Sommelier Interview: Julie Dalton

Posted by | Posted in Interviews | Posted on 09-18-2013

Julie Dalton

Julie Dalton

Julie Dalton first discovered wine while a student at Texas A&M. While there, she had a job waiting tables — and as her passion for wine blossomed, the sommelier at the restaurant where Julie worked became a mentor.

After graduation, Julie worked in the biotech industry but continued to nurture her interest in wine — becoming a part-time sommelier at Ranazul Tapas and Wine Bistro in Fulton, Maryland, in 2006.

In 2010, after 12 years in biotech, Julie decided to follow her dreams and go into the wine business full time, landing a job with Terry Theise and Michael Skurnik Wines.

After a year, she returned to hospitality as a sommelier at Michael Mina’s Wit & Wisdom. There, at the new Four Seasons Hotel in Baltimore, you’ll find Julie happily creating pairings with Chef Zachary Mills’ cuisine.

Check out our interview with Julie below the fold.

When and how did you fall in love with wine?

Waiting tables in college in Galveston, Texas. The sommelier there, Mary Kay Gaido, took me under her wing and didn’t laugh at the questions I asked and included me in tasting new wines when I expressed interest. I bought Wine for Dummies and read it over and over again and I still reference it.

How did you end up as a sommelier?

I was working full-time in biotech and was helping out my friend who had just opened a tapas and wine bistro in my neighborhood in Howard County, Maryland. He needed someone on the floor who knew a thing or two about wine so I began moonlighting. Everyone kept calling me the ‘sommelier.’ The academic nerd in me couldn’t accept credit without having a credential. Although I’d already passed the WSET Level 3, I wanted to have something that said ‘sommelier’ so I sat for Intro in Spring of 2008 and now here I am. Wine won.

What type of training or experience prepared you to become a sommelier?

Although my background is in the life sciences, wine was always something about which I was extremely passionate- so it was easy to put forth the effort. I always was reading about wine, traveling to wine country be it California, France, Italy or Germany.  I took wine classes through the French Embassy and I also worked part time in a local wine shop in Baltimore. I attended as many wine tastings as I possibly could. All my time off was centered around food and wine.

How did you end up at your current job?

I was in New York, working on the supplier side of the business. Although I was crazy about the portfolio I represented, I wasn’t crazy about reducing those beautiful wines to an inventory status, to a spreadsheet, etc. Restaurants and dealing with the public is where I belong. I’d spent 12 years in Baltimore / DC before moving to NY. So, naturally, when the opportunity to work for a corporation like the Four Seasons, the Mina Group AND to return ‘home’ presented itself, I couldn’t say no.

If you could only pick one bottle, what would you order off your own list — and why?

2009 Etienne Sauzet Puligny-Montrachet 1er Cru Champ Gains because I’d probably be ordering the lobster pot pie or the crab tasting!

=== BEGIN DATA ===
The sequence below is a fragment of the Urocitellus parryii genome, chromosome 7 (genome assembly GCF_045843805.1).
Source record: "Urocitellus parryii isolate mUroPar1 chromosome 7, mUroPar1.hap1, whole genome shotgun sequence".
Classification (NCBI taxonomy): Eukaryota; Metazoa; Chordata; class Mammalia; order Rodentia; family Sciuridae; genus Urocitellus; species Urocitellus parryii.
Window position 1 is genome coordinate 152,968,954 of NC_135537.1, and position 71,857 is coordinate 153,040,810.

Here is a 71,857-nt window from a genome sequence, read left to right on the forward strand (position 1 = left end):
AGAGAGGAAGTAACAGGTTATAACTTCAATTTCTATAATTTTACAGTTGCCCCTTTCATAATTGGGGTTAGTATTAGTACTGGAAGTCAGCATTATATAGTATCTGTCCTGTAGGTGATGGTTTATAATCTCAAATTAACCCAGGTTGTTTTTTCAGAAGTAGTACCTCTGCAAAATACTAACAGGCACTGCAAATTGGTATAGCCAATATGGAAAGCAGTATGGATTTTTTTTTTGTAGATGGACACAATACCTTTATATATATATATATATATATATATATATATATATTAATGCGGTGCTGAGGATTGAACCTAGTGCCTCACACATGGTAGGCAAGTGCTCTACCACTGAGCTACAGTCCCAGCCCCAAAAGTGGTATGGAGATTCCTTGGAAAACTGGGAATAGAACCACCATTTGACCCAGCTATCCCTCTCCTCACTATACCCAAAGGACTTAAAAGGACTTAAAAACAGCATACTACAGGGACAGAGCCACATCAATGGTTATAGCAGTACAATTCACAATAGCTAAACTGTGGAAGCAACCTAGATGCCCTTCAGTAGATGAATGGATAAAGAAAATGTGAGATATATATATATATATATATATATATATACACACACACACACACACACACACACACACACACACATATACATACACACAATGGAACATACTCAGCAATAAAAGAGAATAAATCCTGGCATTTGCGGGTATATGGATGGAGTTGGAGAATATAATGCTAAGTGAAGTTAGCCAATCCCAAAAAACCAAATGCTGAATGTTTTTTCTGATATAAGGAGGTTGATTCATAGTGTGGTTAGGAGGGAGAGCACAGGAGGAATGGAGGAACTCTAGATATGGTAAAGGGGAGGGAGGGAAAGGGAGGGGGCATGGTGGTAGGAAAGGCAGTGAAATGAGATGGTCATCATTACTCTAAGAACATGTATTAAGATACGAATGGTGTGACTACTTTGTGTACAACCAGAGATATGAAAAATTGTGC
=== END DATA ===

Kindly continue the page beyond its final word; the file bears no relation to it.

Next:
What’s the best value on your list?

German Riesling and Grower Champagne is always the best value on any list.  We also have a few Italian gems from cool regions like the Valle d’Aosta and the Veneto that always hits that perfect price point and are delicious too.

Forget about your wine list. What wines are you most excited about right now? And why?

I’m always excited about the French classics – because they tell a story and are delicious. I’m excited about German Rieslings because drinking them puts a smile on my face.  I also think Weissburgunder is definitely an unsung hero from Germany and Austria.  Anytime I see those on wine lists, I gobble them up!

What else do you like to drink?

I’m excited about wines with texture. If it’s crunchy or if it sizzles, then it belongs in a glass in my hand.

Do you enjoy beer? What about hard liquor?

Absolutely! Especially with cheese! If I do liquor, my spirit of choice is gin.  But just enough to make me happy, not scrappy.

What is the most challenging situation you’ve been in or request you’ve received as a sommelier?

Sometimes the challenge is getting to everyone in time. When we’re really busy and we don’t have time to really connect with the guest by following up with them and asking about how they’re enjoying the wine with their meal, I feel like I haven’t given a level of service that makes me proud. It’s important to me to not just be the somm that’s in the corner popping bottles and delivering wine – I want to make sure I’ve reached the guest on a personal level and helped the wine come to life for them.

What is most rewarding about your job?

Never working a day in my life. Doing what I love. Making people happy.

What’s least rewarding about your job?

Needing my friends and family to accept that my normal hours aren’t theirs and essentially needing them to work around my schedule when we see each other.  It’s definitely curbed my social life, but I feel lucky to have quite a few friends from that previous life who understand that I can’t just hop on an airplane and spend the weekend with them like I used to.

If you weren’t a sommelier, and could do anything, what would you be doing?

I’d go back to biotech. I loved it, actually, and it was very rewarding. I just loved wine more.

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